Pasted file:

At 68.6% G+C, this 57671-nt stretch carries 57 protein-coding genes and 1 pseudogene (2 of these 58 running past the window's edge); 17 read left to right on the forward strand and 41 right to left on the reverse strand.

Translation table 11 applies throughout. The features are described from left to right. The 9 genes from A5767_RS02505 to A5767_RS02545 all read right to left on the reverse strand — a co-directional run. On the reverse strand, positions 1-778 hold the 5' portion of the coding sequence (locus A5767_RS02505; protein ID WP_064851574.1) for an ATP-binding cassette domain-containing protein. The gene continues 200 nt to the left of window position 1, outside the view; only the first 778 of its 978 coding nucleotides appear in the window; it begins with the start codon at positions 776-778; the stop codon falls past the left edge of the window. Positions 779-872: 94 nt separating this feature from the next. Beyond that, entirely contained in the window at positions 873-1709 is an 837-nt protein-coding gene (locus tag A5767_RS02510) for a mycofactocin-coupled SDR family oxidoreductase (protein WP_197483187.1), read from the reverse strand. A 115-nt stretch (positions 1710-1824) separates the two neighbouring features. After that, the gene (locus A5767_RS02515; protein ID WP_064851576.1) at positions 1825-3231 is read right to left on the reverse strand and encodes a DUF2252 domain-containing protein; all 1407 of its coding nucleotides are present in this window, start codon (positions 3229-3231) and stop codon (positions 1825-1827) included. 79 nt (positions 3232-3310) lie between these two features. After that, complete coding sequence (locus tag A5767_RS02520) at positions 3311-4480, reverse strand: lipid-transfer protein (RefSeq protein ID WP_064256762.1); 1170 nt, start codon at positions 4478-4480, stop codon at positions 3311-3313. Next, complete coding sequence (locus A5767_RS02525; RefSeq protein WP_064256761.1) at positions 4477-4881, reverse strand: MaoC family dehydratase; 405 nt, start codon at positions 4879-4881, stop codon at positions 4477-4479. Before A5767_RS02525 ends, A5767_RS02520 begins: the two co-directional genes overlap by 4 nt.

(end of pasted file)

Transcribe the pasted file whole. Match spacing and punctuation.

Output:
At 68.6% G+C, this 57671-nt stretch carries 57 protein-coding genes and 1 pseudogene (2 of these 58 running past the window's edge); 17 read left to right on the forward strand and 41 right to left on the reverse strand.

Translation table 11 applies throughout. The features are described from left to right. The 9 genes from A5767_RS02505 to A5767_RS02545 all read right to left on the reverse strand — a co-directional run. On the reverse strand, positions 1-778 hold the 5' portion of the coding sequence (locus A5767_RS02505; protein ID WP_064851574.1) for an ATP-binding cassette domain-containing protein. The gene continues 200 nt to the left of window position 1, outside the view; only the first 778 of its 978 coding nucleotides appear in the window; it begins with the start codon at positions 776-778; the stop codon falls past the left edge of the window. Positions 779-872: 94 nt separating this feature from the next. Beyond that, entirely contained in the window at positions 873-1709 is an 837-nt protein-coding gene (locus tag A5767_RS02510) for a mycofactocin-coupled SDR family oxidoreductase (protein WP_197483187.1), read from the reverse strand. A 115-nt stretch (positions 1710-1824) separates the two neighbouring features. After that, the gene (locus A5767_RS02515; protein ID WP_064851576.1) at positions 1825-3231 is read right to left on the reverse strand and encodes a DUF2252 domain-containing protein; all 1407 of its coding nucleotides are present in this window, start codon (positions 3229-3231) and stop codon (positions 1825-1827) included. 79 nt (positions 3232-3310) lie between these two features. After that, complete coding sequence (locus tag A5767_RS02520) at positions 3311-4480, reverse strand: lipid-transfer protein (RefSeq protein ID WP_064256762.1); 1170 nt, start codon at positions 4478-4480, stop codon at positions 3311-3313. Next, complete coding sequence (locus A5767_RS02525; RefSeq protein WP_064256761.1) at positions 4477-4881, reverse strand: MaoC family dehydratase; 405 nt, start codon at positions 4879-4881, stop codon at positions 4477-4479. Before A5767_RS02525 ends, A5767_RS02520 begins: the two co-directional genes overlap by 4 nt.